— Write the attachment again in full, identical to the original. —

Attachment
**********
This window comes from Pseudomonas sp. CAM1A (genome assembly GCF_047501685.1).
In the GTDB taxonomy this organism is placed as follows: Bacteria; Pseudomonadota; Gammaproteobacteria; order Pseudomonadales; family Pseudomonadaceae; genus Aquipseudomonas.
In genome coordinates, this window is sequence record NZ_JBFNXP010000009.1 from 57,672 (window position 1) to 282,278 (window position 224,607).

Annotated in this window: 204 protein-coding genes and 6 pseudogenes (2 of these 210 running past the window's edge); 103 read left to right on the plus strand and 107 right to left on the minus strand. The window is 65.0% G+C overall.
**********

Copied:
This window comes from Pseudomonas sp. CAM1A (genome assembly GCF_047501685.1).
In the GTDB taxonomy this organism is placed as follows: Bacteria; Pseudomonadota; Gammaproteobacteria; order Pseudomonadales; family Pseudomonadaceae; genus Aquipseudomonas.
In genome coordinates, this window is sequence record NZ_JBFNXP010000009.1 from 57,672 (window position 1) to 282,278 (window position 224,607).

Annotated in this window: 204 protein-coding genes and 6 pseudogenes (2 of these 210 running past the window's edge); 103 read left to right on the plus strand and 107 right to left on the minus strand. The window is 65.0% G+C overall.